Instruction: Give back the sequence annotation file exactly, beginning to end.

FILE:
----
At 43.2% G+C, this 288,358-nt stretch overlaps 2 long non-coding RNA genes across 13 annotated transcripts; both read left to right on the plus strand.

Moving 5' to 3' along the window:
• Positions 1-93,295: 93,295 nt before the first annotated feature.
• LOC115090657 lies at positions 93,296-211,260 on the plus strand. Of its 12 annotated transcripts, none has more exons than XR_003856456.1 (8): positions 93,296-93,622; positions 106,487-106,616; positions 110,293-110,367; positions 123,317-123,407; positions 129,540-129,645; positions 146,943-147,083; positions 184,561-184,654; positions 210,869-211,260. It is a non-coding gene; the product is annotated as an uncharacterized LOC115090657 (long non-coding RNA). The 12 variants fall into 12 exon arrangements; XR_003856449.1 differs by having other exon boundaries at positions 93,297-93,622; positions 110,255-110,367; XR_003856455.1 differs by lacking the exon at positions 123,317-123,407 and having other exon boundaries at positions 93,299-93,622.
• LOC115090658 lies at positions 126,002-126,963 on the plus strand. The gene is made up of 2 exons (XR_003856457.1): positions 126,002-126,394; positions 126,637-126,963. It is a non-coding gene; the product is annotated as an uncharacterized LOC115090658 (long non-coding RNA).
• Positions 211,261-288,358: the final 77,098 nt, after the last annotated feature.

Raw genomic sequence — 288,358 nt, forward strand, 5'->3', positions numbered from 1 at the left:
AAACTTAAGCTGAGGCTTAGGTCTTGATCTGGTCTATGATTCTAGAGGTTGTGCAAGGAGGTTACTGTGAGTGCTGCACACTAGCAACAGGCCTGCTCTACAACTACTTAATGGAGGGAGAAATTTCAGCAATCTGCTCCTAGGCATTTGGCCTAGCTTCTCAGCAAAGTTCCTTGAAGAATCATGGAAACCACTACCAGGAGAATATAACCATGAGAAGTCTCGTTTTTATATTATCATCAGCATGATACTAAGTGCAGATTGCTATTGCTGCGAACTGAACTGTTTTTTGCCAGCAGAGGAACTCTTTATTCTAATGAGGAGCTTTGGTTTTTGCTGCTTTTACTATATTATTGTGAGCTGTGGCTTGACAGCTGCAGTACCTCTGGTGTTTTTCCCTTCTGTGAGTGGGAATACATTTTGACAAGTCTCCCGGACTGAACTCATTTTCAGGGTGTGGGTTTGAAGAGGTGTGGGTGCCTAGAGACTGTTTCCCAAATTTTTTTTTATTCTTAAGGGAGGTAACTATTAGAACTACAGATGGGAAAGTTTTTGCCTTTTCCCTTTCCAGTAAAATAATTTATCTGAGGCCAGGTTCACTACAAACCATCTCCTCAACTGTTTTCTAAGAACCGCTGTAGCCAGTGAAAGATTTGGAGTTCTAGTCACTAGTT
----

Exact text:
At 43.2% G+C, this 288,358-nt stretch overlaps 2 long non-coding RNA genes across 13 annotated transcripts; both read left to right on the plus strand.

Moving 5' to 3' along the window:
• Positions 1-93,295: 93,295 nt before the first annotated feature.
• LOC115090657 lies at positions 93,296-211,260 on the plus strand. Of its 12 annotated transcripts, none has more exons than XR_003856456.1 (8): positions 93,296-93,622; positions 106,487-106,616; positions 110,293-110,367; positions 123,317-123,407; positions 129,540-129,645; positions 146,943-147,083; positions 184,561-184,654; positions 210,869-211,260. It is a non-coding gene; the product is annotated as an uncharacterized LOC115090657 (long non-coding RNA). The 12 variants fall into 12 exon arrangements; XR_003856449.1 differs by having other exon boundaries at positions 93,297-93,622; positions 110,255-110,367; XR_003856455.1 differs by lacking the exon at positions 123,317-123,407 and having other exon boundaries at positions 93,299-93,622.
• LOC115090658 lies at positions 126,002-126,963 on the plus strand. The gene is made up of 2 exons (XR_003856457.1): positions 126,002-126,394; positions 126,637-126,963. It is a non-coding gene; the product is annotated as an uncharacterized LOC115090658 (long non-coding RNA).
• Positions 211,261-288,358: the final 77,098 nt, after the last annotated feature.

Raw genomic sequence — 288,358 nt, forward strand, 5'->3', positions numbered from 1 at the left:
AAACTTAAGCTGAGGCTTAGGTCTTGATCTGGTCTATGATTCTAGAGGTTGTGCAAGGAGGTTACTGTGAGTGCTGCACACTAGCAACAGGCCTGCTCTACAACTACTTAATGGAGGGAGAAATTTCAGCAATCTGCTCCTAGGCATTTGGCCTAGCTTCTCAGCAAAGTTCCTTGAAGAATCATGGAAACCACTACCAGGAGAATATAACCATGAGAAGTCTCGTTTTTATATTATCATCAGCATGATACTAAGTGCAGATTGCTATTGCTGCGAACTGAACTGTTTTTTGCCAGCAGAGGAACTCTTTATTCTAATGAGGAGCTTTGGTTTTTGCTGCTTTTACTATATTATTGTGAGCTGTGGCTTGACAGCTGCAGTACCTCTGGTGTTTTTCCCTTCTGTGAGTGGGAATACATTTTGACAAGTCTCCCGGACTGAACTCATTTTCAGGGTGTGGGTTTGAAGAGGTGTGGGTGCCTAGAGACTGTTTCCCAAATTTTTTTTTATTCTTAAGGGAGGTAACTATTAGAACTACAGATGGGAAAGTTTTTGCCTTTTCCCTTTCCAGTAAAATAATTTATCTGAGGCCAGGTTCACTACAAACCATCTCCTCAACTGTTTTCTAAGAACCGCTGTAGCCAGTGAAAGATTTGGAGTTCTAGTCACTAGTT